Of course not everything is as negative as it looks at first glance. We have time to think things over. We can question our approaches to our lives and learn from the past. We also – and we do this with all our heart – can be happy about every piece of music we are allowed to release on Noise Appeal. And there’s a lot coming this year. Some of the things we had planned for 2021 are already coming this year, and other things we had planned for this year are not coming until 2021.
Conclusion: We are taking the situation as it is. We can’t change anything big about it. We can bear it. But why bear it? That’s not true: we can move forward positively, concretize plans, think them anew and then implement them with a delay of a few months or a year. With all the energy we have, support our artists and go the way we think is right. We have been doing this for 17 years and will continue to do so for at least another 17 years. Such a virus will not stop us from carrying on.
THOMAS GRILL (MDW/ELAK, COMPOSER & MUSICIAN)
The collapse of certainties that one has secretly known to be only a kind of surface, is liberating. Ridiculous, so-called obligations – shut down by inanimate particles. Hoping that this would inevitably lead to a more holistic understanding of the embedding of man in the overall organism of the earth is germinating delicately, but is probably too dreamy again. One could grab the little plant by the scruff of the neck and finally, almost unnoticed, remove all and everything from the dictates of growth. It will not be. Rather enjoy the sounds of strolling and the sight of the magnificent, deep azure blue sky.
Don’t even start to hug. A one meter distance is a lot, even in passing. Did I feel the whiff of a breath? Back at home from the contaminated city environment: change clothes, wash your hands, even your face according to the guidelines. But the children do not want to, their hands are already cracked, time is getting long for them. Again these boring school tasks, what, I have to listen to something from Orff? The apocalypse simulation evaluates: the probability of viral illness vs. psychological resilience. The anteroom smells of chlorine.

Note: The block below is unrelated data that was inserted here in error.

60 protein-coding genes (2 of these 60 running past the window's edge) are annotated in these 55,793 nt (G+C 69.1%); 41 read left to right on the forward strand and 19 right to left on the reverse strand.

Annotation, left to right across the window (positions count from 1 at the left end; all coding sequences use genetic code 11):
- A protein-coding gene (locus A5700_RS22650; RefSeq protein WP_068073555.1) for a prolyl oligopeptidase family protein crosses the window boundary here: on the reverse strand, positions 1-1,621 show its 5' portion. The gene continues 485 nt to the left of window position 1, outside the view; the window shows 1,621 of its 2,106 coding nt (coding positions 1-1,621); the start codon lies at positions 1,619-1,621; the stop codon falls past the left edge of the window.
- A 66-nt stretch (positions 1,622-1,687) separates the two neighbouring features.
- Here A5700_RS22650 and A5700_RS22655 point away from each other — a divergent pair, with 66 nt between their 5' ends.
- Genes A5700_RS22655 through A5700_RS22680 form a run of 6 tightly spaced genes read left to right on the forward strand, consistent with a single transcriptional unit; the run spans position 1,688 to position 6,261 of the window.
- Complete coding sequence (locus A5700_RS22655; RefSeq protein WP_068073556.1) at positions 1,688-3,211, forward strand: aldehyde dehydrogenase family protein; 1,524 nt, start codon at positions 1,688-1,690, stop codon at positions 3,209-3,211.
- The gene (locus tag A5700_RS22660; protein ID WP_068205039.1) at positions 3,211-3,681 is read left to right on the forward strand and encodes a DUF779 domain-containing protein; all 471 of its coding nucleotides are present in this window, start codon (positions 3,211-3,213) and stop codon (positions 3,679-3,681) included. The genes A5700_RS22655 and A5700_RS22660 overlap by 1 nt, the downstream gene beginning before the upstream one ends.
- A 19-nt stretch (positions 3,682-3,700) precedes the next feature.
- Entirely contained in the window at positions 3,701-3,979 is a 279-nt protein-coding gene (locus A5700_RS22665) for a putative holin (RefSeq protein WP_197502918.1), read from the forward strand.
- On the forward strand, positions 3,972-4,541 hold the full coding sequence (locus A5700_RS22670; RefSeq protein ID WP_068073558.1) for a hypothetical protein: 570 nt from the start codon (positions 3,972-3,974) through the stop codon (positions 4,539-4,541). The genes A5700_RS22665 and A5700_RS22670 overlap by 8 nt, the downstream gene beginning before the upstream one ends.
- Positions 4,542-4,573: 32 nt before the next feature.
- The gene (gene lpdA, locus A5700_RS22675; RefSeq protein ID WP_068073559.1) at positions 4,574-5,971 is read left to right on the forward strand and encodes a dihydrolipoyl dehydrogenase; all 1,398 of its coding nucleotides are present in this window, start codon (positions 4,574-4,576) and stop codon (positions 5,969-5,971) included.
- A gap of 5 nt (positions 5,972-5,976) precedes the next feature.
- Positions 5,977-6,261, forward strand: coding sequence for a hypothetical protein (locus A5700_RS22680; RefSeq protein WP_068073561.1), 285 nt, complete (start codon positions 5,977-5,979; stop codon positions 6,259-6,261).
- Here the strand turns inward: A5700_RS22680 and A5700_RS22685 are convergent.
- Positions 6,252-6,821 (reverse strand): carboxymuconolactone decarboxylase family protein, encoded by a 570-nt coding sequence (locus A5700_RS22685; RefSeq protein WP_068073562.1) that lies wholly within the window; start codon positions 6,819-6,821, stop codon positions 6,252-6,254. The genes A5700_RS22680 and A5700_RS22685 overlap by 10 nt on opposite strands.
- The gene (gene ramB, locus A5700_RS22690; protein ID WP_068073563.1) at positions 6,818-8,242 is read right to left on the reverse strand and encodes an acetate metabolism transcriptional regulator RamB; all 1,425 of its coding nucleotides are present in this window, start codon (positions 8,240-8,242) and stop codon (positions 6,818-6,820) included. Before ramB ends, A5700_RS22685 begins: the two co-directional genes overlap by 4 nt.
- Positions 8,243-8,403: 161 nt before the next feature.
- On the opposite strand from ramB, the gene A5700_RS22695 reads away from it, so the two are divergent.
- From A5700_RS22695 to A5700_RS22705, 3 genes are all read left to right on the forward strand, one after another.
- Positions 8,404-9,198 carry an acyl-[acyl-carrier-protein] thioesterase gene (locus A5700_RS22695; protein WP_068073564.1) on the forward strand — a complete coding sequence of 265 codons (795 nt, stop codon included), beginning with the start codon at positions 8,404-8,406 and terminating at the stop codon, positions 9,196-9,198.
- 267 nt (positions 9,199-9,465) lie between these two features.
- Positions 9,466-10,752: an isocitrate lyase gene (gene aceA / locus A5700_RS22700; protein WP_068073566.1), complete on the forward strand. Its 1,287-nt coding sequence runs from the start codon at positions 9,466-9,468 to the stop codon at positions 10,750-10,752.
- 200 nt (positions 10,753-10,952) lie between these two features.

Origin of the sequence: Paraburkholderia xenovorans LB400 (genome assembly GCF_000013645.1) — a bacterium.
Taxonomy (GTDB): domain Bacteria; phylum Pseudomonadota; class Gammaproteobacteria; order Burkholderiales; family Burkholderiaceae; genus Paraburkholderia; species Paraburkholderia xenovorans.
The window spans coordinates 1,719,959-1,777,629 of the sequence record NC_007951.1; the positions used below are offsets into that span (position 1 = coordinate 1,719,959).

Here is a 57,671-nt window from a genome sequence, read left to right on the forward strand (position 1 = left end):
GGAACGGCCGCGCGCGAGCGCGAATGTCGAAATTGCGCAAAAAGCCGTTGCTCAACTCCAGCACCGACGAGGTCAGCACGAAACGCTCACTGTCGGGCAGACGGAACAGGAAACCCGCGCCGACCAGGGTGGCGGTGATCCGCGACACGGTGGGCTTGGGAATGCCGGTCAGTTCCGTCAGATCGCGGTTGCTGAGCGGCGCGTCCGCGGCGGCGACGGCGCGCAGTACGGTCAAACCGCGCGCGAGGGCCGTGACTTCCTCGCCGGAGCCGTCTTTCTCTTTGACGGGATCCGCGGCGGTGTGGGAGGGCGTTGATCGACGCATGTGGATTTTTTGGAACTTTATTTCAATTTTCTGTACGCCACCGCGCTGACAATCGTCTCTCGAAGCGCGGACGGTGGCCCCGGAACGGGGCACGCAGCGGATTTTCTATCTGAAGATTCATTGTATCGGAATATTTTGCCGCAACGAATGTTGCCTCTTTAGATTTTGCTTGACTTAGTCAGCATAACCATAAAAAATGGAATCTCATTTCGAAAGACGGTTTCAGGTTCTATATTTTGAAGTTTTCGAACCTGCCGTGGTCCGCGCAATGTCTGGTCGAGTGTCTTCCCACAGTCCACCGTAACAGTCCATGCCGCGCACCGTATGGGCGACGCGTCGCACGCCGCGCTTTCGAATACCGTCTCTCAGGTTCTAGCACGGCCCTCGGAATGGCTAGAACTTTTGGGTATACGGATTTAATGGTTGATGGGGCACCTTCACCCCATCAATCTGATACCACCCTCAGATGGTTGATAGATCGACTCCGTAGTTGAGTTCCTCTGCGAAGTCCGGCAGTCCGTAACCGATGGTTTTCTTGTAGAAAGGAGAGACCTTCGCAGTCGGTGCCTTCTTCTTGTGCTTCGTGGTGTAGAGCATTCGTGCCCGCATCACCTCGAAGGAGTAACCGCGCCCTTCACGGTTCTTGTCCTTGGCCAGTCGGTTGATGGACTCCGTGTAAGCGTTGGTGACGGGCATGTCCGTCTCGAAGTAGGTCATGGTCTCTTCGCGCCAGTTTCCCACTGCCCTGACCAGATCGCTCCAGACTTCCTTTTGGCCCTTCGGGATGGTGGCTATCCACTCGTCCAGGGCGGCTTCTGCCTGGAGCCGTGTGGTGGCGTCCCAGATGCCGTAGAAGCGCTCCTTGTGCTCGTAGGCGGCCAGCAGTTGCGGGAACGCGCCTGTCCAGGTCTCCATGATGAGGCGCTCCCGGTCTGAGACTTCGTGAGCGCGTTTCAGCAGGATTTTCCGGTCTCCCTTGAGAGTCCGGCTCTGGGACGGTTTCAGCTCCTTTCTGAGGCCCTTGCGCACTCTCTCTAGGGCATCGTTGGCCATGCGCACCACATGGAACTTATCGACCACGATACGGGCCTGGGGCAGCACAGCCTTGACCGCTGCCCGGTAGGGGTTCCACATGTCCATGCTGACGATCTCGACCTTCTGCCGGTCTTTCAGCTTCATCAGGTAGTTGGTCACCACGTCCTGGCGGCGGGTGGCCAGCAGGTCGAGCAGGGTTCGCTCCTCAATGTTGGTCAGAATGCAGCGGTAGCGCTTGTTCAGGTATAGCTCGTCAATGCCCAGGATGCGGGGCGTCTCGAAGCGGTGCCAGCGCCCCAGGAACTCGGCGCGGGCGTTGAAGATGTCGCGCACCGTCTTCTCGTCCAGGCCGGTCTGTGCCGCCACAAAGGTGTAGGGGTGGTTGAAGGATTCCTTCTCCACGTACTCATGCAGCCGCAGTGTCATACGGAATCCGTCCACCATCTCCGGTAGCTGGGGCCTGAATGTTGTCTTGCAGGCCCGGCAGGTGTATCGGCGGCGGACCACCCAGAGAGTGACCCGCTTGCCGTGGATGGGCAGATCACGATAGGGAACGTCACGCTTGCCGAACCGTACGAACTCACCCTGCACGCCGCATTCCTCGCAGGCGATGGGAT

The familiar faces of the students on the screen, they do not seem unhappy in front of their shelves and walls, rather amazed. We discuss acoustic counterparts of Bob’s quote from “Down by Law”, “to look at the window”, or “out the window”. What is projected onto our screens, onto our windows? One remembers the “Truman Show”, when can one finally get out, escape the staging of the press conferences? After all, the required virtual teaching provides a structure, it doesn’t work badly at all, one will have to come to terms with it for a while. We will then think about how to use the digital streams with adequate concepts. There will also be an afterwards. Maybe we have learned something from it.
Once the children are asleep, the evenings are longer than usual. The privilege of a state-financed income in a niche that is not vital for survival creates a guilty conscience, research is making progress. Unfortunately no music done, again. It’s already late, hopefully I shall not to be woken up by quarrels.
MARLENE ENGEL (HYPERREALITY)
I follow Herbert Föttinger, director of the Theater in der Josefstadt: “The most important thing is… that Vice Chancellor Kogler and Secretary of State Lunacek would call me at last…”